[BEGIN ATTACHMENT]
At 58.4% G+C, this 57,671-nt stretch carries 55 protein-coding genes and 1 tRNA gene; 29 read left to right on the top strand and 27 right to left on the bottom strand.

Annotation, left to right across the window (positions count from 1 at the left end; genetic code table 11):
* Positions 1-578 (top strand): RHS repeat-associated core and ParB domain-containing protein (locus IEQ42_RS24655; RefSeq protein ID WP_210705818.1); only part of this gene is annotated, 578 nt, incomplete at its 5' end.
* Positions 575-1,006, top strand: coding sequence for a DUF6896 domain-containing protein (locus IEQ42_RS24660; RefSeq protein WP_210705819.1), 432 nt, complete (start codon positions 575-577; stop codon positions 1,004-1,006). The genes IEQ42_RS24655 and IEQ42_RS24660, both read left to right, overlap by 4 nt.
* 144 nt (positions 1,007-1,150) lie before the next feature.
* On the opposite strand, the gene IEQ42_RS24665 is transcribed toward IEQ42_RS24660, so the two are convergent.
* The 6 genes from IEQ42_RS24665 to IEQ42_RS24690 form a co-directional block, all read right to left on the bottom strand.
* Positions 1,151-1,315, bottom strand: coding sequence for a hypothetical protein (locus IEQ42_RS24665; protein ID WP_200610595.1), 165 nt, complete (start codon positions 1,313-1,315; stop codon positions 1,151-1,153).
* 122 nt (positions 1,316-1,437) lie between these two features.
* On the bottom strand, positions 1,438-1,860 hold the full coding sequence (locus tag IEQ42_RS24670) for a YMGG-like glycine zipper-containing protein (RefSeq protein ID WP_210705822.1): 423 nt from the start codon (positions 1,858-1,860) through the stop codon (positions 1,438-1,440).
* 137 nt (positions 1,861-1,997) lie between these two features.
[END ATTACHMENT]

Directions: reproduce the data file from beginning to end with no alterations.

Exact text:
At 58.4% G+C, this 57,671-nt stretch carries 55 protein-coding genes and 1 tRNA gene; 29 read left to right on the top strand and 27 right to left on the bottom strand.

Annotation, left to right across the window (positions count from 1 at the left end; genetic code table 11):
* Positions 1-578 (top strand): RHS repeat-associated core and ParB domain-containing protein (locus IEQ42_RS24655; RefSeq protein ID WP_210705818.1); only part of this gene is annotated, 578 nt, incomplete at its 5' end.
* Positions 575-1,006, top strand: coding sequence for a DUF6896 domain-containing protein (locus IEQ42_RS24660; RefSeq protein WP_210705819.1), 432 nt, complete (start codon positions 575-577; stop codon positions 1,004-1,006). The genes IEQ42_RS24655 and IEQ42_RS24660, both read left to right, overlap by 4 nt.
* 144 nt (positions 1,007-1,150) lie before the next feature.
* On the opposite strand, the gene IEQ42_RS24665 is transcribed toward IEQ42_RS24660, so the two are convergent.
* The 6 genes from IEQ42_RS24665 to IEQ42_RS24690 form a co-directional block, all read right to left on the bottom strand.
* Positions 1,151-1,315, bottom strand: coding sequence for a hypothetical protein (locus IEQ42_RS24665; protein ID WP_200610595.1), 165 nt, complete (start codon positions 1,313-1,315; stop codon positions 1,151-1,153).
* 122 nt (positions 1,316-1,437) lie between these two features.
* On the bottom strand, positions 1,438-1,860 hold the full coding sequence (locus tag IEQ42_RS24670) for a YMGG-like glycine zipper-containing protein (RefSeq protein ID WP_210705822.1): 423 nt from the start codon (positions 1,858-1,860) through the stop codon (positions 1,438-1,440).
* 137 nt (positions 1,861-1,997) lie between these two features.